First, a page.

Luckily, none of this could never happen here in Britain. Or could it?
Despite public disquiet over the safety of the industry since Three Mile Island and Chernobyl, nuclear power has regained political favour in recent years.
Amidst desperately slow progress in investing in renewables to fill a looming energy gap in the UK, successive governments have presented nuclear as a clean, cheap and proven solution which also offers zero carbon emissions.
But low seismic risk falls far short of guaranteeing safety. The more important question is whether there are risks from geological or meteorological events which could threaten the safety of our existing and future nuclear power plants. And I’m afraid the answer is a resounding yes.
All our nuclear power plants are located by the sea. The sites chosen combine a ready source of cooling water with locations in relatively remote areas some distance from centres of population.
If minor leaks of radioactive material occur, as historically they have done at Sellafield and Dounreay, the health risks have been minimal, so far.
Looking beyond the troubling observation that the Irish Sea close to Sellafield was (until last week) the most radioactive stretch of ocean in the world, are seaside locations good places to site nuclear power plants?
It depends on whether the coastlines chosen are safe from natural hazards.
Even in Japan, the tsunami risk was seriously underestimated.
Predictions allowed for a 5m wave, but the northeast coast was struck on 11th March by a 10m wave, and the defences were completely inadequate for this.
Now Britain does not experience frequent powerful earthquakes like Japan, but we do have tsunamis. And the effectiveness of tsunami defences around our British nuclear plants? Probably very limited.
In 1755, the massive Lisbon earthquake unleashed a devastating tsunami across the North Atlantic. By the time the wave hit the coast of southern England four hours later, it was diminished, but still over three metres high.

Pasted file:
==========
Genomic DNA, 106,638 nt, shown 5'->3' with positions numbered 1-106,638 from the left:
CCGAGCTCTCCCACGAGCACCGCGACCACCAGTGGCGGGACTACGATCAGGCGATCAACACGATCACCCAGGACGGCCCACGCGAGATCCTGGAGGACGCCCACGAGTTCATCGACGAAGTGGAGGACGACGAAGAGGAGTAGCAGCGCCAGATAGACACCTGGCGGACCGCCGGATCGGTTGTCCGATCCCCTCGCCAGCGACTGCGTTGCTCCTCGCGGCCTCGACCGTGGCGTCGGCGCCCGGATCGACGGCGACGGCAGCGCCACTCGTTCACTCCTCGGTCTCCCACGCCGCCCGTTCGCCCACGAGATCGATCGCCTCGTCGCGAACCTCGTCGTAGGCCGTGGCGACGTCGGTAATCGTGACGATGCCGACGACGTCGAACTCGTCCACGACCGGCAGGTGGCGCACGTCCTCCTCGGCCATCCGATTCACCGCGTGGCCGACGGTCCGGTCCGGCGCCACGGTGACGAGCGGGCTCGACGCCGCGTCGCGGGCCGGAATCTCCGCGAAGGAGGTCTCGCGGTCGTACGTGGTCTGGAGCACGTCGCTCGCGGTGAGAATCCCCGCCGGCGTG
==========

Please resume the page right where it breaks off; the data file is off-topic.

In January 1607, a tsunami resulting from a submarine slide somewhere in the Bristol Channel may have been the cause for a mysterious fair-weather flooding event which struck along 570 km of coastline in North Devon, Somerset, Monmouthshire and Glamorgan. Reports describe a mysterious tide which rose suddenly between 5 and 8 metres higher than normal.
An official flood risk report on Oldbury estimates that a tsunami here will not exceed 0.1 m in height, somehow ignoring the historical evidence from 1607 of flooding over 50 times higher than this.
Rare as they may be around our UK shores, two devastating tsunami within the last five hundred years is two too many for comfort. The recent Japan earthquake was the strongest in the area for at least 140 years. But it happened.
Tsunamis will hit our British coasts again. The effects will be devastating because we’re completely unprepared — and so are our nuclear power plants.
And what about storms? The nuclear power plant at Dungeness is situated on a lonely shingle spit, some 75 miles from London. Close enough to provide power to our capital city, whilst far enough away from population to leave some room for error.
It all sounds good until we remember that this shingle coast is very mobile. Just 20 km along the shore, the village of Winchelsea was literally swept away by a massive storm in 1287. Such storms may not happen very often, but when another one occurs, Dungeness will be at risk.
Fortunately, UK Energy Minister Chris Huhne rejected Dungeness as the site for one of our next generation of nuclear power plants. But rising sea levels pose a risk to the other sites which were approved.
At Oldbury, the existing flood defences currently provide cover for a 200 year flood, but assurance falls to the level of a 100 year event by 2025. Coastal defences will offer effectively no flood protection at all to the Oldbury site by 2055.
It’s clear that storms, tsunamis and global sea level rise will place our existing and new nuclear plants in danger, even in the UK. There’s no safe place to site a nuclear power station, and we should stop building them, right away.
A few minutes working through the My2050 energy model for the UK shows that withdrawing from nuclear power will leave our energy future as very challenging indeed. But it’s the right decision.
Because the awful experiences of Japan this year – and they look far from over yet – are a timely reminder of just how desperate the nuclear present can be.
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